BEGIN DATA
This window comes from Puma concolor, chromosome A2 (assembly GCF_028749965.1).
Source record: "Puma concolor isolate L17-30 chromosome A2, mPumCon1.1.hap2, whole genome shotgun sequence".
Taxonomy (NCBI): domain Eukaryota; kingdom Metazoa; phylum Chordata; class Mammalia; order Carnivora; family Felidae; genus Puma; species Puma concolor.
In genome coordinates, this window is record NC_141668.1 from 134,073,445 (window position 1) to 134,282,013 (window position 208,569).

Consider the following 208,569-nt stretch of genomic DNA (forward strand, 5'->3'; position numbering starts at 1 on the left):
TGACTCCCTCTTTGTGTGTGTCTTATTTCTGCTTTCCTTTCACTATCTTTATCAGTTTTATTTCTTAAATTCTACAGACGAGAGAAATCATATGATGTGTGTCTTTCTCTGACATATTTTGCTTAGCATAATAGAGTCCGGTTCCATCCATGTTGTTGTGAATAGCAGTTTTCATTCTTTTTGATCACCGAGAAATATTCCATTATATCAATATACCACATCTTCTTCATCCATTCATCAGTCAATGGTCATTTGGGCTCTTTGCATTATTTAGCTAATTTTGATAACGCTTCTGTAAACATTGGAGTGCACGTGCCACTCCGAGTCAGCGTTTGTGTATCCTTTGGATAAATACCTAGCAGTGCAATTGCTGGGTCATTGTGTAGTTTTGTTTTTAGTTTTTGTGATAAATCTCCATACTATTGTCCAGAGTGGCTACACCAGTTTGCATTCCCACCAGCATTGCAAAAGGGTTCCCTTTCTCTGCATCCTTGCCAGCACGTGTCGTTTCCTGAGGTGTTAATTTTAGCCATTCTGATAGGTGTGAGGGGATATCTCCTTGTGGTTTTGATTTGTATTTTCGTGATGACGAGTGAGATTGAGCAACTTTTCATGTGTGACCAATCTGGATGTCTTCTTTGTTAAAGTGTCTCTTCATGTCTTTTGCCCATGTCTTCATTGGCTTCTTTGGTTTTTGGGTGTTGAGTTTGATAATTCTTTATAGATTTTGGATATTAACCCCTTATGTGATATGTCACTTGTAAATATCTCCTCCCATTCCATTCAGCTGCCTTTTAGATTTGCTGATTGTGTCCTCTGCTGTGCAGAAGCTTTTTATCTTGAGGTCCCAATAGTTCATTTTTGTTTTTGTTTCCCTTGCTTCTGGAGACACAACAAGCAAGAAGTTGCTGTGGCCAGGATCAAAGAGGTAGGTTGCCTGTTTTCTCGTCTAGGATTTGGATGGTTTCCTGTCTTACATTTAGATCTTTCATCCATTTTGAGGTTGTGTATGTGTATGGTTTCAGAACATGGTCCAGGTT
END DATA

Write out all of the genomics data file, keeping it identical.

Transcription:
This window comes from Puma concolor, chromosome A2 (assembly GCF_028749965.1).
Source record: "Puma concolor isolate L17-30 chromosome A2, mPumCon1.1.hap2, whole genome shotgun sequence".
Taxonomy (NCBI): domain Eukaryota; kingdom Metazoa; phylum Chordata; class Mammalia; order Carnivora; family Felidae; genus Puma; species Puma concolor.
In genome coordinates, this window is record NC_141668.1 from 134,073,445 (window position 1) to 134,282,013 (window position 208,569).

Consider the following 208,569-nt stretch of genomic DNA (forward strand, 5'->3'; position numbering starts at 1 on the left):
TGACTCCCTCTTTGTGTGTGTCTTATTTCTGCTTTCCTTTCACTATCTTTATCAGTTTTATTTCTTAAATTCTACAGACGAGAGAAATCATATGATGTGTGTCTTTCTCTGACATATTTTGCTTAGCATAATAGAGTCCGGTTCCATCCATGTTGTTGTGAATAGCAGTTTTCATTCTTTTTGATCACCGAGAAATATTCCATTATATCAATATACCACATCTTCTTCATCCATTCATCAGTCAATGGTCATTTGGGCTCTTTGCATTATTTAGCTAATTTTGATAACGCTTCTGTAAACATTGGAGTGCACGTGCCACTCCGAGTCAGCGTTTGTGTATCCTTTGGATAAATACCTAGCAGTGCAATTGCTGGGTCATTGTGTAGTTTTGTTTTTAGTTTTTGTGATAAATCTCCATACTATTGTCCAGAGTGGCTACACCAGTTTGCATTCCCACCAGCATTGCAAAAGGGTTCCCTTTCTCTGCATCCTTGCCAGCACGTGTCGTTTCCTGAGGTGTTAATTTTAGCCATTCTGATAGGTGTGAGGGGATATCTCCTTGTGGTTTTGATTTGTATTTTCGTGATGACGAGTGAGATTGAGCAACTTTTCATGTGTGACCAATCTGGATGTCTTCTTTGTTAAAGTGTCTCTTCATGTCTTTTGCCCATGTCTTCATTGGCTTCTTTGGTTTTTGGGTGTTGAGTTTGATAATTCTTTATAGATTTTGGATATTAACCCCTTATGTGATATGTCACTTGTAAATATCTCCTCCCATTCCATTCAGCTGCCTTTTAGATTTGCTGATTGTGTCCTCTGCTGTGCAGAAGCTTTTTATCTTGAGGTCCCAATAGTTCATTTTTGTTTTTGTTTCCCTTGCTTCTGGAGACACAACAAGCAAGAAGTTGCTGTGGCCAGGATCAAAGAGGTAGGTTGCCTGTTTTCTCGTCTAGGATTTGGATGGTTTCCTGTCTTACATTTAGATCTTTCATCCATTTTGAGGTTGTGTATGTGTATGGTTTCAGAACATGGTCCAGGTT